“Miss?” That Man raised an eyebrow. “My, she really loves that naughty teacher routine, doesn’t she. Ah well, no matter. She was kind enough to inform me that this department has bred a very promising upstart in biochemistry, so, in the interest of my company, I simply had to nip down here and see for myself.”
Ky wasn’t quite sure in what world a four-hour drive could be considered “nipping,” but decided to let his dubious expression speak for itself. “If you’re looking for a consultant, I’m sure Professor Badguy will give your offer due consideration.”
By which he meant “perforate the proposal in a particle accelerator, then fire its sad subatomic remnants into the sun,” but all the practice in courtesy lies made this one roll rather smoothly off his tongue. The professor thought about as much of doing consultation for corporate undertakings as he thought of decaffeinated coffee and intelligent design, which was to say not much, which was to say nothing at all, and God help you if you were fool enough to mention it in his presence. In his opinion, freelance science consultants got paid to have their words twisted in the annual budget report, and non-freelance science consultants were a bunch of eels so slippery they could slide all the way to the Cayman Islands with their tax-free bank accounts on nothing but the seats of their pants.
That Man seemed to know as much, though, because he laughed again. “Oh goodness, no, the only thing Frederick does is consult asses out of doors. No, my company is rather more interested in nurturing promising little sprouts.”
Pursing his lips, Ky found himself experiencing a strange bug in his politeness module, compelling him to simply shut the door in his visitor’s face. It was the kind of solution the professor would have gone for (plus-minus some flamethrowers or machine guns on legs), which was to say it wasn’t a solution at all, and Ky had an inkling that a closed door would be about as likely to deter That Man as three a.m. was likely to deter an aggressively enthusiastic mariachi band.
Besides, as annoying as it was to be referred to as someone’s pet floristry project, he was also starting to get fed up with all the secrecy surrounding Professor Badguy. Under normal circumstances, he would have considered the matter entirely too personal to pry into, but the strange characters that kept popping in and out of the professor’s life had the unfortunate tendency to extend whatever grudge they were holding against the professor to Ky, such as the engineering teacher with the cowboy hat, who had made it into a habit to appear in the secretary’s office whenever Ky had to go there on business, and who would watch his dealings with the intern as if Ky might suddenly do something potentially scarring or, at the very least, utterly rude, like insult three generations of her family. In the interest of peace, justice and diplomacy, Ky decided, it was high time he found out what was going on so he could at least reassure people that they had a complaint box now, even if it spent most of its time being on fire.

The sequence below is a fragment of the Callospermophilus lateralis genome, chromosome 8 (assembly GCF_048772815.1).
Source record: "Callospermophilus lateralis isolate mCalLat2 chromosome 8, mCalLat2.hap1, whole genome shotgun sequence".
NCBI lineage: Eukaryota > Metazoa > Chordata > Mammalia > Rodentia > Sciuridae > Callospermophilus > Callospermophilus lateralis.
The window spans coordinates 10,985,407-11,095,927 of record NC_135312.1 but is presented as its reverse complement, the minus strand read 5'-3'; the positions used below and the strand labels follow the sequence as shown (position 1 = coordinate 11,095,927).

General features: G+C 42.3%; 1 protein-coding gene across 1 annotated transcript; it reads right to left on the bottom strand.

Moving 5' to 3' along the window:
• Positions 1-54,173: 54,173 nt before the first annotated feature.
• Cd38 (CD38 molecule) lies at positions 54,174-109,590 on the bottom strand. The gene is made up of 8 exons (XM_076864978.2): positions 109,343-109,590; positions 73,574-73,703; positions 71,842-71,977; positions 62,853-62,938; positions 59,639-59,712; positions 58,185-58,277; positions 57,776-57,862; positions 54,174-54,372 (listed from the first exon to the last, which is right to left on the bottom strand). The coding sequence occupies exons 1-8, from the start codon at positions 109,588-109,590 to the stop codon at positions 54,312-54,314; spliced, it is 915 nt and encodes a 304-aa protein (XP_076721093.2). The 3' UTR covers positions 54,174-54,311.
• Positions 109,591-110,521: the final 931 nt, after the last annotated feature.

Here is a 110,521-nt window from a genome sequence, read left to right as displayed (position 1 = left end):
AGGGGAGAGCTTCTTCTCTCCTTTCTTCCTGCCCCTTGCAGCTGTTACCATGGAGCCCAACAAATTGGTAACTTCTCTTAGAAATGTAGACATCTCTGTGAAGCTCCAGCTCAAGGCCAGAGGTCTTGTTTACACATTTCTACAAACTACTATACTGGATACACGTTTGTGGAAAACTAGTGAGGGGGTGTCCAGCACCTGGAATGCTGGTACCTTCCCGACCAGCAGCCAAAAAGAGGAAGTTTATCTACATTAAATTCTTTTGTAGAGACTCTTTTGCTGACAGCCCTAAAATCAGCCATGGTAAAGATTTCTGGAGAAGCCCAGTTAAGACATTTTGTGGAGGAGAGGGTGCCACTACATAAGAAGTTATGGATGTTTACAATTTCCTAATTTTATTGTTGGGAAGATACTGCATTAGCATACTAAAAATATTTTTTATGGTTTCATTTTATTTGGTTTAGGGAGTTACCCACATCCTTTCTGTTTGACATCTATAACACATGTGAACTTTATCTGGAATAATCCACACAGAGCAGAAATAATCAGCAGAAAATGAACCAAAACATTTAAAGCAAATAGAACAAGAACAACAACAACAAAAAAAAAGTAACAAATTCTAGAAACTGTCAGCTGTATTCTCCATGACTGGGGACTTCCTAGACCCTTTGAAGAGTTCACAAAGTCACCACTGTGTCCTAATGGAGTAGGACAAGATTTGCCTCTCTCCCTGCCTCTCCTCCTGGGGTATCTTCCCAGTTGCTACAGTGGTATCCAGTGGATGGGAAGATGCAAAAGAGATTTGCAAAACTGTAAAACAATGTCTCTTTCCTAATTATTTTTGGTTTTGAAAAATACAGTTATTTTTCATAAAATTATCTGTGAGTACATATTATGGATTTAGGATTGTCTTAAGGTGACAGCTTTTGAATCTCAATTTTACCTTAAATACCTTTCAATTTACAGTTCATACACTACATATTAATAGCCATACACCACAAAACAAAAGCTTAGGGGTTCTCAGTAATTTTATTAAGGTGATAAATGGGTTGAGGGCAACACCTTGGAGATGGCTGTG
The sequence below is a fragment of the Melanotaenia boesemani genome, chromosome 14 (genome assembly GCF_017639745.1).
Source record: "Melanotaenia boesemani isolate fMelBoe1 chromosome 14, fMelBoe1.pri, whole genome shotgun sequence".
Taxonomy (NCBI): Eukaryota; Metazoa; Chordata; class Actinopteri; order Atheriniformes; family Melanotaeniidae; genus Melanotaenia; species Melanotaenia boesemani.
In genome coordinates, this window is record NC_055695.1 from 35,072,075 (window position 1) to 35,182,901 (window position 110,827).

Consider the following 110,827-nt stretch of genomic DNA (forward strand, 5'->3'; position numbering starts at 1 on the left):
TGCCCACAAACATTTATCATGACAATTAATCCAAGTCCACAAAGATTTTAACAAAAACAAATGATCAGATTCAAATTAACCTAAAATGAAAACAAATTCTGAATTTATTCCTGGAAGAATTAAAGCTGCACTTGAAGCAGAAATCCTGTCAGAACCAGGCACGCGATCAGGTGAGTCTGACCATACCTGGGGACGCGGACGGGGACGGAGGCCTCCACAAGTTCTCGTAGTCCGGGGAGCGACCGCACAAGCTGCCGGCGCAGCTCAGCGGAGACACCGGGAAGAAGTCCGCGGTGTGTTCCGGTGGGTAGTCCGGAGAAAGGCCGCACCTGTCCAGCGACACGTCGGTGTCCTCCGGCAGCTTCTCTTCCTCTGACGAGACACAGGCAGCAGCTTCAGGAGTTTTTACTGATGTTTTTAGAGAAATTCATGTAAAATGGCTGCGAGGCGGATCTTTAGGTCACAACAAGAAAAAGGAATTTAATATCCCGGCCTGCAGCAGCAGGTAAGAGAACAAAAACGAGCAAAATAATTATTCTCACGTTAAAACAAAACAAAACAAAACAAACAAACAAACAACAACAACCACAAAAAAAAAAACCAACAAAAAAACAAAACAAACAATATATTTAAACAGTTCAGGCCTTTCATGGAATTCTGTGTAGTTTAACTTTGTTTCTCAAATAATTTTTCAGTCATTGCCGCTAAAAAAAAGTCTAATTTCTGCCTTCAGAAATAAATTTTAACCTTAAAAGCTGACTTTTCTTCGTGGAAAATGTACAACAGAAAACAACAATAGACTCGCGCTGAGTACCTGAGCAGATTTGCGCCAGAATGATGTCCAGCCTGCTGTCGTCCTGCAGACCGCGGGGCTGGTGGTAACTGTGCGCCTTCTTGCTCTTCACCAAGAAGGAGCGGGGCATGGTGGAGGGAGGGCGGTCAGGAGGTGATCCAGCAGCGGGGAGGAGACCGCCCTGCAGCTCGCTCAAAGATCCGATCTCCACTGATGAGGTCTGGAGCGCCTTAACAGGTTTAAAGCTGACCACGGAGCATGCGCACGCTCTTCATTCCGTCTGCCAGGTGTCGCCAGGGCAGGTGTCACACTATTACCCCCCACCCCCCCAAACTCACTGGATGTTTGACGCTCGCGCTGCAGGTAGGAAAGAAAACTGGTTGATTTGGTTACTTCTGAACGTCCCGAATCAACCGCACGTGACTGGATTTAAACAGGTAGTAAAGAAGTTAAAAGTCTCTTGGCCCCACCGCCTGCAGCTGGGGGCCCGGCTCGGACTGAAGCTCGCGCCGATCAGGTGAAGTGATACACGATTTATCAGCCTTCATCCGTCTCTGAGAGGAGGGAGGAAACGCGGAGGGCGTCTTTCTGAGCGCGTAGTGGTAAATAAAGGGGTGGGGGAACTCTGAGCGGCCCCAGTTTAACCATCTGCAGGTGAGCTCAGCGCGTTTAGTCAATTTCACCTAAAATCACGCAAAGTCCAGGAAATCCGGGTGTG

“‘Frederick’?” he asked, tilting his head and widening his eyes for the little extra bit of adorable bewilderment that caused a lot of people to misclassify him as harmless. Although the man in front of him had more than likely graduated from Dewey, Scruem & Howe (and was probably putting the “dick” in “valedictorian”), he also seemed to have decided that he didn’t mind carrying around a stepladder for that high horse, which made him considerably more inclined to dismiss anything smaller than five foot two that was desperately hoping for a growth spurt.
“Are you and the professor acquaintances?”
This time around, he even managed to pronounce “acquaintances” without sounding like he was inquiring about the victim of a gruesome strangulation attempt, now that he knew that the majority of the professor’s acquaintances considered themselves to be so simply because they either didn’t mind living dangerously, or because they were working on a rather promising anger management study and had built their entire career around him.
This was obviously the question That Man had been waiting for, because he chuckled warmly. In the background, the voices of the practicing singers hitched for a moment, before awkwardly segueing back into the chorus.